consider yourself a writer?

When
I was seven years old I started writing short stories and I remember my mother
saying someday I could be an author. That word “author” filled me with awe back
then, and I didn’t even really know what it meant. But it’s something I’ve
aspired to my entire life. I guess I realized I had achieved that aspiration
sometime around two years ago when I started answering “writer” for occupation
on forms.
Do you write full-time?
If so, what’s your work day like? If not, what do you do other than write and
how do you find time to write?
Yes.
I write every second I can. I have three kids ranging from fifth grade to
first-year college student, so it’s much easier now than it used to be, but I
still don’t have an actual regimen
for writing. I don’t think writing is something you can fix to certain hours.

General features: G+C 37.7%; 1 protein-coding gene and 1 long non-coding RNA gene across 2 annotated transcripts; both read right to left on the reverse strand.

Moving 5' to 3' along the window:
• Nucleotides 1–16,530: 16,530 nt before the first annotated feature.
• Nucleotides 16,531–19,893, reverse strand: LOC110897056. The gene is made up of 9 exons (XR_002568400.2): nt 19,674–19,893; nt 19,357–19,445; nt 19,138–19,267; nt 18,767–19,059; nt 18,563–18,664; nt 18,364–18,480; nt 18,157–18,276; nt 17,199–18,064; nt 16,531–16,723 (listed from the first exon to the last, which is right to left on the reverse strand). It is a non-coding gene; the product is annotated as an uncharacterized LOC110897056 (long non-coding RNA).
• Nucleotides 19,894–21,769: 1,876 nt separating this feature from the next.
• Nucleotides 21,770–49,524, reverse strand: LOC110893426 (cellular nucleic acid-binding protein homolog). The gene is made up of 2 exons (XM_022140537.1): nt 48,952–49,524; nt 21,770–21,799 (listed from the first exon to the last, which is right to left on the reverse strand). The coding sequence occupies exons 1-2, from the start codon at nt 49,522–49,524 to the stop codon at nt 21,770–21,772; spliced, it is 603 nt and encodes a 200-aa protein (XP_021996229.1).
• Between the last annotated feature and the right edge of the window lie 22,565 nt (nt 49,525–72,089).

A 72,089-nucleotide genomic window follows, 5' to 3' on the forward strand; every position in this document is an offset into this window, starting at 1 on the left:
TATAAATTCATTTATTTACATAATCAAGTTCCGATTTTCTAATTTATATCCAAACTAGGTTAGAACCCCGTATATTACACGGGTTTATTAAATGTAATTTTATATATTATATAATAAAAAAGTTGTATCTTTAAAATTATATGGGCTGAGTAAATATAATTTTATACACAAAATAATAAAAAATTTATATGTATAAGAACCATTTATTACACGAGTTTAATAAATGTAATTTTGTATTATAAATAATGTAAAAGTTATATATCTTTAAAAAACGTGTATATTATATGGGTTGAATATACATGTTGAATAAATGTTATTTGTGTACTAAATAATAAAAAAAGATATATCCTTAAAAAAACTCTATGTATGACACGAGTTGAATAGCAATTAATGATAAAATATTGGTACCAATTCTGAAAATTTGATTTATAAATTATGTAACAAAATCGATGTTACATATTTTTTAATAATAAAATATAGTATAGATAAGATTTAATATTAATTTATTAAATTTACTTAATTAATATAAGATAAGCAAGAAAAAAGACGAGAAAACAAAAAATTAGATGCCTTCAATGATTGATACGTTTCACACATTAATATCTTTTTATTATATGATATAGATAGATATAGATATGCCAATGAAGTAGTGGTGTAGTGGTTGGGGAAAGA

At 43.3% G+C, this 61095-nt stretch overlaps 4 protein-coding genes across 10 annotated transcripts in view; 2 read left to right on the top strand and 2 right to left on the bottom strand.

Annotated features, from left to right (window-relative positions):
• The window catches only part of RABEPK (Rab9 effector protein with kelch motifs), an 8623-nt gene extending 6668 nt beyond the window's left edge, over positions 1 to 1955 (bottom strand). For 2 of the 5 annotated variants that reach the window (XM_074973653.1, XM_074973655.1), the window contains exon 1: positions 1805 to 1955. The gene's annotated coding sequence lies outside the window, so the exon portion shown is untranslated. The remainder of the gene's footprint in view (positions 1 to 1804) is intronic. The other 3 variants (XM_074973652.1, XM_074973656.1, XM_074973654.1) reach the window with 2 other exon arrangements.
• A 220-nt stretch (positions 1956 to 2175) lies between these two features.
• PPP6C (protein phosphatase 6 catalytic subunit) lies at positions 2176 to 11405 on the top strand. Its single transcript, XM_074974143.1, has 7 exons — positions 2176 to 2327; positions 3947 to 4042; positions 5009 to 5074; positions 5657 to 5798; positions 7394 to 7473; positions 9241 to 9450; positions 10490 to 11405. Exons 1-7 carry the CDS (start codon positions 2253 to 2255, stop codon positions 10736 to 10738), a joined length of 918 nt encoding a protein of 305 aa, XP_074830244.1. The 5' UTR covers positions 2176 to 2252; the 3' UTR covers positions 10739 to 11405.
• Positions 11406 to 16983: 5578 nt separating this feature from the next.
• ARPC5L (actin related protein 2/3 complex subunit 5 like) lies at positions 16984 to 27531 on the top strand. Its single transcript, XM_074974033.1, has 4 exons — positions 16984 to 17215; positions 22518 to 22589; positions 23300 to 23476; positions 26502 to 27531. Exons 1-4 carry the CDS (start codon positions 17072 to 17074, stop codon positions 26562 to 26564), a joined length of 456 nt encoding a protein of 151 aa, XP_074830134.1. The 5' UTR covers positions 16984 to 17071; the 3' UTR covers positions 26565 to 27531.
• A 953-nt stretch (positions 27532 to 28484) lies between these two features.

Sometimes I can write from eight in the morning to almost three in the
afternoon (school day). Other days I can’t get going in the morning, so I do
something else for a while and work at night. I’m typing this at midnight, for
instance. And then there are the days when I stare blankly at the computer for
far too long and let myself get distracted by Facebook or Twitter or CNN. And
then I feel awful because I know better, but I did it anyway.
What would you say is
your interesting writing quirk?
I’m
not sure if this counts as a quirk, but I am a big believer in serendipity. I’m
a “pantser”, meaning I don’t plot out every aspect of my story. I don’t have a
storyboard with everything planned out for me to write from. I write bits and
pieces, though I’ve gotten better at mostly writing straight through instead of
a scene here and another one there. But with almost every book I’ve ever
written, I’ve had a moment where I think, Oh my God, I didn’t even know that
was going to happen and now it fits in perfectly with this other piece and they
fit with that piece.
As a child, what did